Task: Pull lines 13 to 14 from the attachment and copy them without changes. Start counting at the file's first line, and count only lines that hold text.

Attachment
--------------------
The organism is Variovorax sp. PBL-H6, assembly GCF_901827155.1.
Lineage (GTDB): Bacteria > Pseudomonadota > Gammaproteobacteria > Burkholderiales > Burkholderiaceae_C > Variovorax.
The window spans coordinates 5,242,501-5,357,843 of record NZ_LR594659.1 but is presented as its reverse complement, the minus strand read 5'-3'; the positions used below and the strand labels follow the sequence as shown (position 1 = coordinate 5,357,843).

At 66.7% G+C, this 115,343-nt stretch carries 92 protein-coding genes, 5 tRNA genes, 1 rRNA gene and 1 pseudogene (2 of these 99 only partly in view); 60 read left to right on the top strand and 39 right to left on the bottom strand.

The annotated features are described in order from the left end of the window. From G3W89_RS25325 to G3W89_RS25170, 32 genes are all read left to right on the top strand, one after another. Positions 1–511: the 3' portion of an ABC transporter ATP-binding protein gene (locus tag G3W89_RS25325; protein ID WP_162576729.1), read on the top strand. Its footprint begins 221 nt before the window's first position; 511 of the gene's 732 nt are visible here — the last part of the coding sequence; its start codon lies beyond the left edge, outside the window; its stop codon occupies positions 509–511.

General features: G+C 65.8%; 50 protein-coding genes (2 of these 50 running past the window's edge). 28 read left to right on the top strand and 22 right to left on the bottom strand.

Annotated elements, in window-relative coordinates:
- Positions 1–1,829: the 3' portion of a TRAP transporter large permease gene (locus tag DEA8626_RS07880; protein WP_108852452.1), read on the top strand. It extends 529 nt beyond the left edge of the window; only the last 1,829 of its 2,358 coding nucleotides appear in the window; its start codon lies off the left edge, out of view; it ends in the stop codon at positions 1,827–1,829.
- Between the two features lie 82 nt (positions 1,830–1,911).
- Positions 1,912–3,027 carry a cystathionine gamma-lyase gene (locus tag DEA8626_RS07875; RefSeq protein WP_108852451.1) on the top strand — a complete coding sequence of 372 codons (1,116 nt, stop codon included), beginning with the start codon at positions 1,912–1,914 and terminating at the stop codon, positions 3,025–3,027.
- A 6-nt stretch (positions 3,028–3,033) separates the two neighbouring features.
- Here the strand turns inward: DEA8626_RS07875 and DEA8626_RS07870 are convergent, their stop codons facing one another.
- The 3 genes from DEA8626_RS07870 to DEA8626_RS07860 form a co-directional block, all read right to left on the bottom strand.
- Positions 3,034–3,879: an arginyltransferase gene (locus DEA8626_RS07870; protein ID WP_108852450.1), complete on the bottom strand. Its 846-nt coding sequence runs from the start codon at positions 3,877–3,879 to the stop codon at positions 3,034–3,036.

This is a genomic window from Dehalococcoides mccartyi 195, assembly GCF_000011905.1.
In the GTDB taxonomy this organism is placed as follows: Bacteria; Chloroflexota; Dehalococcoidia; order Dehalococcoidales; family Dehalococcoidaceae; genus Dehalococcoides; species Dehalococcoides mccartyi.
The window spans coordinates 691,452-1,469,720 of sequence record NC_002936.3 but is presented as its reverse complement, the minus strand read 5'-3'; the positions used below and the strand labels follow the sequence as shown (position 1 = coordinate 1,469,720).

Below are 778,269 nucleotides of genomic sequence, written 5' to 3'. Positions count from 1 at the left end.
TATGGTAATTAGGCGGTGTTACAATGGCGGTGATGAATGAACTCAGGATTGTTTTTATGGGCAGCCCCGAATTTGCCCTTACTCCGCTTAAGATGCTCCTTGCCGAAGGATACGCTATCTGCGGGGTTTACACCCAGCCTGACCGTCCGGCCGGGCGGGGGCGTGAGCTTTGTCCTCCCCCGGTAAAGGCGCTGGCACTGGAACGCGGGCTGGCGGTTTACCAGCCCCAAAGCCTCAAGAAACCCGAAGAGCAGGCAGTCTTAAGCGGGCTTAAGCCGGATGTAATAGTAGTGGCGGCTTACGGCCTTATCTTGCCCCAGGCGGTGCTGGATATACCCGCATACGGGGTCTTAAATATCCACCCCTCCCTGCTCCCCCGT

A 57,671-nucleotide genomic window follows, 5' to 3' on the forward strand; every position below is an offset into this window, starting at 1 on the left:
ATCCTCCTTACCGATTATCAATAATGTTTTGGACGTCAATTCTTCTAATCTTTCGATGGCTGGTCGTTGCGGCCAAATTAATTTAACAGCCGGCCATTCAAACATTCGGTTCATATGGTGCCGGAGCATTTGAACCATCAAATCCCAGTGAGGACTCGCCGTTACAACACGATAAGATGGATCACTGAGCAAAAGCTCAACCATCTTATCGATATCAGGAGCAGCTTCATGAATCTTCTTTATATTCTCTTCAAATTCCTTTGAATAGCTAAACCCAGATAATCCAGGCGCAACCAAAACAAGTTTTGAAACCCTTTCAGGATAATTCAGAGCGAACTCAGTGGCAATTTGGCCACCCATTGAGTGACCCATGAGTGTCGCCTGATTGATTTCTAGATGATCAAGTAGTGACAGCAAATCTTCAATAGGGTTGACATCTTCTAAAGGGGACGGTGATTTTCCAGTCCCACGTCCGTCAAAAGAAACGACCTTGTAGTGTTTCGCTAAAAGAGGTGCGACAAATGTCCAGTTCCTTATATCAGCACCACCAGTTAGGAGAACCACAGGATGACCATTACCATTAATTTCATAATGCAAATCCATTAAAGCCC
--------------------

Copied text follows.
- The 3 genes from DEA8626_RS07870 to DEA8626_RS07860 form a co-directional block, all read right to left on the bottom strand.
- Positions 3,034–3,879: an arginyltransferase gene (locus DEA8626_RS07870; protein ID WP_108852450.1), complete on the bottom strand. Its 846-nt coding sequence runs from the start codon at positions 3,877–3,879 to the stop codon at positions 3,034–3,036.